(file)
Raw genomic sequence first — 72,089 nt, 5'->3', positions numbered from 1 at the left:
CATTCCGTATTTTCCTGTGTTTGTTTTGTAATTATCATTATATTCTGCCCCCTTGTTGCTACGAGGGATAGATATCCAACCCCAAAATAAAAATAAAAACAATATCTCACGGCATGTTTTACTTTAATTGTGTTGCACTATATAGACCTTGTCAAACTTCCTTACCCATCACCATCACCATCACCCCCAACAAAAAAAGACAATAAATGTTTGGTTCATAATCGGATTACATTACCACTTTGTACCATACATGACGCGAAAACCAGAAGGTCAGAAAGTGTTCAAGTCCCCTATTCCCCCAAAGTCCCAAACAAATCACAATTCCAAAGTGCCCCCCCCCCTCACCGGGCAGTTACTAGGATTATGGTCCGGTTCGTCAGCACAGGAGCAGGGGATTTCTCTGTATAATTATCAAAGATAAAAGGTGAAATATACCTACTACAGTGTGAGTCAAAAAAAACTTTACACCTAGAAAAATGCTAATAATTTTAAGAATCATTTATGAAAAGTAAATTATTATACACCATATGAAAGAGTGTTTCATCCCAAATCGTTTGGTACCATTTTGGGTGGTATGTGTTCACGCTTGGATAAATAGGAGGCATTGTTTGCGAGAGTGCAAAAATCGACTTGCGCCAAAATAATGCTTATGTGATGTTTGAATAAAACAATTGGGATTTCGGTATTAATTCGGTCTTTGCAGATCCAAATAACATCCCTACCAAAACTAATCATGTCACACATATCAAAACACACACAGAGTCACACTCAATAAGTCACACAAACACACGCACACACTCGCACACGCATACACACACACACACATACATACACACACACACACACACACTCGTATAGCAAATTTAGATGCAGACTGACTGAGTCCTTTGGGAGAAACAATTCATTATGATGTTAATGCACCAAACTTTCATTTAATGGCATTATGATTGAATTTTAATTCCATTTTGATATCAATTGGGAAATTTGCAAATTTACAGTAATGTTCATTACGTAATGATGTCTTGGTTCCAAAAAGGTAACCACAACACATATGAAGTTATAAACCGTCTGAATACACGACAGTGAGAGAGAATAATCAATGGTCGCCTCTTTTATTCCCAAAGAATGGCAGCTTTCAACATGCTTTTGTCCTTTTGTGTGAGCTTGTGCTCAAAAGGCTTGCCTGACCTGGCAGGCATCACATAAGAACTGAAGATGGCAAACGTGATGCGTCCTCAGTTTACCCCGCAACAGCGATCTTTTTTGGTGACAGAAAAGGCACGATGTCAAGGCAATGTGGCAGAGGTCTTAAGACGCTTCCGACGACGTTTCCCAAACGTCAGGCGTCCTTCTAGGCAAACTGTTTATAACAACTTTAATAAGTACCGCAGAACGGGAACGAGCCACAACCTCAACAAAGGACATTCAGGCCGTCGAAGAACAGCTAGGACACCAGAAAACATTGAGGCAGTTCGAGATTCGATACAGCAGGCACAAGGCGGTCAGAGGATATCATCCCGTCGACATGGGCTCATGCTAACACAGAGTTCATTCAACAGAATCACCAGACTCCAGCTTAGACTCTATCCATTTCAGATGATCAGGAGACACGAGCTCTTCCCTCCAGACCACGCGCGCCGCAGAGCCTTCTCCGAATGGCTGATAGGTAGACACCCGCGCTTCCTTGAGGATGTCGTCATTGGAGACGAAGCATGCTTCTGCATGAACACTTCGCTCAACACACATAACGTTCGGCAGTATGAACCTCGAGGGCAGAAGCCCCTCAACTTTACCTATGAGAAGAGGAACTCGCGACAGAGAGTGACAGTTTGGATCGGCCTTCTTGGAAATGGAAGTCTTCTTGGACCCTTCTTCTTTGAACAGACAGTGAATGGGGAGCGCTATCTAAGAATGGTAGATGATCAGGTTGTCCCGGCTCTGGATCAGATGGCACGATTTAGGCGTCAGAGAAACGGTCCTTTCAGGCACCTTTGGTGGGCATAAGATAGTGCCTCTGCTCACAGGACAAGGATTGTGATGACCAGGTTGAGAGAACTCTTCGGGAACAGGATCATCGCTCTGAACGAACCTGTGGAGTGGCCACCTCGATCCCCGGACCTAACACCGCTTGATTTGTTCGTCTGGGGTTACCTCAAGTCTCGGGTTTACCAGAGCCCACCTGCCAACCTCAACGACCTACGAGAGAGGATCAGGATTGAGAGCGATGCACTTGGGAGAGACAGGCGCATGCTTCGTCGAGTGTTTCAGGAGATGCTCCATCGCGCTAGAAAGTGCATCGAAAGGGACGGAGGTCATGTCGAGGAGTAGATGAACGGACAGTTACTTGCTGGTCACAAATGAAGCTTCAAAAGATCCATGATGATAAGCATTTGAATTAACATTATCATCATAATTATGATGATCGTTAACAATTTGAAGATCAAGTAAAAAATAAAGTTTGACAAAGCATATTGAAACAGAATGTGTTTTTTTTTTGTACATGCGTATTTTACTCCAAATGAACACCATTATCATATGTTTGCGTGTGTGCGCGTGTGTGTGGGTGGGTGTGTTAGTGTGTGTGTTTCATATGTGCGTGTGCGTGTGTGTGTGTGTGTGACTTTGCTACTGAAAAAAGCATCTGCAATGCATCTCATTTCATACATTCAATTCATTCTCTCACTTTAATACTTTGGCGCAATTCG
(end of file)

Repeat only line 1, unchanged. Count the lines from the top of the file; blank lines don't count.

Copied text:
Raw genomic sequence first — 72,089 nt, 5'->3', positions numbered from 1 at the left: